While Sharma has attracted most of the high praise in the ongoing World Cup for his two centuries and one fifty, Kohli has played the unlikely role of the subdued worker. His last three scores read 82, 77 and 67. While he hasn't yet hit a big century and hasn't really exploded, so to speak, Kohli has been leading from the front as a captain. He has played patient, mature knocks, and as always kept the scoreboard ticking with excellent running between the wickets. He has guided the team through the middle overs and done so without much fuss.
One would expect Kohli to stand in the spotlight, but he has been working at the margins of attention. One has to expect that a massive innings from his is on the way; the captain must be itching to score a hundred. But his fifties so far have helped India find a way through difficult periods of play. It also speaks volumes about his technique that he has played well in all conditions.
Afghanistan spinners do the trick
India had not lost a single wicket to spin in the World Cup thus far, but on Saturday they lost five. Afghanistan spinners, led by Rashid Khan and Mohammad Nabi choked out the top and middle order on a slow pitch. Rahul, Sharma, Kohli, Shankar and Dhoni, all got out to spin.
After the game Kohli said it had become apparent soon that it was near-impossible to play cross batted on the slow pitch that aided spinners. He played strictly with a straight bad and was rewarded.
Indian pacers come good
With a conservative total defend, Indian pacers took up the initiative to put Afghanistan on the backfoot during the chase. Mohammad Shami, in for the injured Bhuvnaeshwar Kumar, struck early and bowled Hazratulla Zazai in the seventh over. Afghnistan captain Galbadin Naib followed Zazai to the dressing room soon when Pandya caught him by surprise with a short one. Jasprit Bumrah once again showed why he is considered the best pace bowler in ODIs. He got rid of both Rahmat Shah and Hasmatullah Shahidi in a single over, crippling the Afghani chase. Shah top edged a short one and was caught by Chahal at fine leg, while Sahidi was caught and bowled when he failed to adjust to a short of length ball.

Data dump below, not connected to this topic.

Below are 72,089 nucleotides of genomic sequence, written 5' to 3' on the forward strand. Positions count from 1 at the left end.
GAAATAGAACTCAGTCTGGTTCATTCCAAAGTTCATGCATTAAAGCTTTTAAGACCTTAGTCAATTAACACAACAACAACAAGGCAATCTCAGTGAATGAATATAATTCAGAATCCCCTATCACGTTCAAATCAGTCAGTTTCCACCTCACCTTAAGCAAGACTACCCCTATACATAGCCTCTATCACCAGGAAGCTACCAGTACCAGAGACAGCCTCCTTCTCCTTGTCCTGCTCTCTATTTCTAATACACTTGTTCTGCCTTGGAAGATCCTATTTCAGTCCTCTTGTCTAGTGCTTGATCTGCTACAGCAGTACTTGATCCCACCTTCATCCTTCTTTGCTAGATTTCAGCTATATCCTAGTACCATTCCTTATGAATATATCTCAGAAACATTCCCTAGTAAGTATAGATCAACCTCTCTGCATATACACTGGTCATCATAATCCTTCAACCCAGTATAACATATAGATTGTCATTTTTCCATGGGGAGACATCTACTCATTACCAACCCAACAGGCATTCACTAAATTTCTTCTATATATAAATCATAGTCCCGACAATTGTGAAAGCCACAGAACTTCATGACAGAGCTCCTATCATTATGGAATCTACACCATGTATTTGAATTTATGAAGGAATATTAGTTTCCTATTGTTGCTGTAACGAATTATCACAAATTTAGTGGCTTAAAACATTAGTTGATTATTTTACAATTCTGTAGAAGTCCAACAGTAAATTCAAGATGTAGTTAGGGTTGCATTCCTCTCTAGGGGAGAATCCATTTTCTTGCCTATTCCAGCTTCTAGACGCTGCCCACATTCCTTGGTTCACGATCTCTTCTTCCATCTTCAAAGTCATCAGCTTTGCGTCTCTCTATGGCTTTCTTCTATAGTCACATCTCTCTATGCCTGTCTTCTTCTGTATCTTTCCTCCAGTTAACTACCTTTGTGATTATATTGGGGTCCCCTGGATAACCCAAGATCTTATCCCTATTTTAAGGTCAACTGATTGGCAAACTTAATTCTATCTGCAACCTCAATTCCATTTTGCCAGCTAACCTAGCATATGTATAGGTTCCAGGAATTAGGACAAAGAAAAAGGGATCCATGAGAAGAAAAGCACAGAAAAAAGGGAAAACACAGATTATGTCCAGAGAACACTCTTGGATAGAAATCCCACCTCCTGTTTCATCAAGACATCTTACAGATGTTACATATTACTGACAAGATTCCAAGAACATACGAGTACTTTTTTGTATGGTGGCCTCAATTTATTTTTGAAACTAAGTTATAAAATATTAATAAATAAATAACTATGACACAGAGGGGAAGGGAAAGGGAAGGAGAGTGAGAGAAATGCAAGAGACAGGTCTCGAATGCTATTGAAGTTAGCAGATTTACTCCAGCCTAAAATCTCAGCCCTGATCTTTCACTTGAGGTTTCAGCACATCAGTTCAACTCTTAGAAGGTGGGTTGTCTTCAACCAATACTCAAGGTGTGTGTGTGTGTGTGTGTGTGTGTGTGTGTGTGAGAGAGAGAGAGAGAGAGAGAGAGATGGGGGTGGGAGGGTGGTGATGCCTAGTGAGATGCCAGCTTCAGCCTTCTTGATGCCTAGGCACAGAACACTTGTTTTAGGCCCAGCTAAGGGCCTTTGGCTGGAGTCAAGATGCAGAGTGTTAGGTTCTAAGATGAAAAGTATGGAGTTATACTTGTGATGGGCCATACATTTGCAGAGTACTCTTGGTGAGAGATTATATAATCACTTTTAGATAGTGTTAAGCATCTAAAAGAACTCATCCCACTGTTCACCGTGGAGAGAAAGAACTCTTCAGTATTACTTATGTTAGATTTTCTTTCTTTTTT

Shami scalped four, while Bumrah, adjudged the player of the match, took two and gave away only 39 runs from his 10 overs. Pandya too chipped in effectively, picking up two wickets for 51 runs. A fine display from the pace attack on a slow pitch shows how far Indian pacers have come.
Hat-trick hero Shami
Shami replaced an injured Bhuvneshar Kumar and delivered instantaneously. Even a slow pitch which did not have much for pacers, Shami showed he can be dangerously accurate.
Shami had already bowled out Zazai early. With 16 required from the last over for a historic upset and memorable win for Afghanistan, Kohli handed the ball to Shami. First ball in, Nabi, playing on 48, slapped it straight to four. India were now under a bit of pressure, 12 needed from five. Shami goes full the second ball, Nabi plays it to midwicket but refuses to take the single. Third ball, yorker, Nabi digs it out to Pandya on long on and departs after a fighting fifty. Fourth ball, just short of yorker length, slipped in takes out Aftab Alam's stumps. Fourth ball, on a hat-trick, last wicket, yorker this time and kisses Mujeeb's leg stump and it's all over.
Shami became only the second Indian bowler after Chetan Sharma in 1987 to take a hat-trick at the World Cup. He ended up with figures of 4/40 and helped India to their 50th win at World Cups.